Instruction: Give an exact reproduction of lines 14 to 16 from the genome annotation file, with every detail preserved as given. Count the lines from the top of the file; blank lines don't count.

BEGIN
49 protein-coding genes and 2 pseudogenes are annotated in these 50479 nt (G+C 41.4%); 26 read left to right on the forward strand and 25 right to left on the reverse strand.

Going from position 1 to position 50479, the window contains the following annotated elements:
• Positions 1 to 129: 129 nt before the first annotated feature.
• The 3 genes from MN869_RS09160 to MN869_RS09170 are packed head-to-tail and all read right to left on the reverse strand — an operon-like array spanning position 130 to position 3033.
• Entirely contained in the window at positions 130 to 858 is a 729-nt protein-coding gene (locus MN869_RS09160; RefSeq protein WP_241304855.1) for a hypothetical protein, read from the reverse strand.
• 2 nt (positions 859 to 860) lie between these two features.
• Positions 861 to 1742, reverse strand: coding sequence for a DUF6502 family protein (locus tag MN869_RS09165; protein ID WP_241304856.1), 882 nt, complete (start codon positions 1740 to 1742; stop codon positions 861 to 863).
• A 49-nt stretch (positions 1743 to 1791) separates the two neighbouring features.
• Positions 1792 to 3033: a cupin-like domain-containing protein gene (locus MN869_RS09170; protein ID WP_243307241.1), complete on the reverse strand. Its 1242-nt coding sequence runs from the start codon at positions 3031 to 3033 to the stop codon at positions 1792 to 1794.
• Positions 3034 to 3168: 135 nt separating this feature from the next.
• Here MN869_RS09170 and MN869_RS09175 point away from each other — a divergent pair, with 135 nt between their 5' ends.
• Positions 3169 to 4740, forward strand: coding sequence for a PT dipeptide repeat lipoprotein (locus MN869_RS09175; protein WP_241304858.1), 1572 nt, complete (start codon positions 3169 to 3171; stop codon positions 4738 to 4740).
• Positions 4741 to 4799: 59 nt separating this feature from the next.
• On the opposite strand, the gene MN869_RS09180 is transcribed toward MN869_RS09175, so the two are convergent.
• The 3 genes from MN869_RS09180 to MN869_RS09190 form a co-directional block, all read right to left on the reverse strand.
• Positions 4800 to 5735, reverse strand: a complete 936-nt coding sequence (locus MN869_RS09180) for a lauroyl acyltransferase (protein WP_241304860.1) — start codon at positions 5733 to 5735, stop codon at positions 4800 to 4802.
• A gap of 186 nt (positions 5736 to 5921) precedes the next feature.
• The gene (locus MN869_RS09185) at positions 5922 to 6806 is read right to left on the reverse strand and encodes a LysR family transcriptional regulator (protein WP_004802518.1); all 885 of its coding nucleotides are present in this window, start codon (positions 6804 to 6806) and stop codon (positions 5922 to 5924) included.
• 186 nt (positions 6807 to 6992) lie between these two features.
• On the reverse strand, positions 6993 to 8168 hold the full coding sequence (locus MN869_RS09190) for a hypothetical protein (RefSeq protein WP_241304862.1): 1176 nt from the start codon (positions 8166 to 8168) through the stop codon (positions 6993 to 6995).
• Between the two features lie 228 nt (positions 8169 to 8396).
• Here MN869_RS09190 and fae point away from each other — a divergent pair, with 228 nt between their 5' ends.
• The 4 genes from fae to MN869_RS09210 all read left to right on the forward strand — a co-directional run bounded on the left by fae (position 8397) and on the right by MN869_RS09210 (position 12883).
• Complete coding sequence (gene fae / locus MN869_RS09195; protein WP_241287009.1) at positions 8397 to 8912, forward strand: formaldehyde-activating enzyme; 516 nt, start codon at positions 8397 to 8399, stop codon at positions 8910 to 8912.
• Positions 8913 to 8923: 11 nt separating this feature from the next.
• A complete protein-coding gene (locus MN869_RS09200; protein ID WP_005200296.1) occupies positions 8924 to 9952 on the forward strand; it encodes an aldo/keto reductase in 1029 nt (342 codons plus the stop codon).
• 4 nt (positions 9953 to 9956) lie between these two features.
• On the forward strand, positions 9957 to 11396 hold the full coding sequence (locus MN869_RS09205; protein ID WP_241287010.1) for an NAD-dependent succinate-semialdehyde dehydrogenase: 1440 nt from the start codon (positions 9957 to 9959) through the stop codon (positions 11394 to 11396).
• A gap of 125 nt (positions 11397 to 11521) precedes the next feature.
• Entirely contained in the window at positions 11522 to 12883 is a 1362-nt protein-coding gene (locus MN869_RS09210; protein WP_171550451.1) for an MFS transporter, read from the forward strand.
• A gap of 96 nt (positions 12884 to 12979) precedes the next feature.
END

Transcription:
• On the opposite strand, the gene MN869_RS09180 is transcribed toward MN869_RS09175, so the two are convergent.
• The 3 genes from MN869_RS09180 to MN869_RS09190 form a co-directional block, all read right to left on the reverse strand.
• Positions 4800 to 5735, reverse strand: a complete 936-nt coding sequence (locus MN869_RS09180) for a lauroyl acyltransferase (protein WP_241304860.1) — start codon at positions 5733 to 5735, stop codon at positions 4800 to 4802.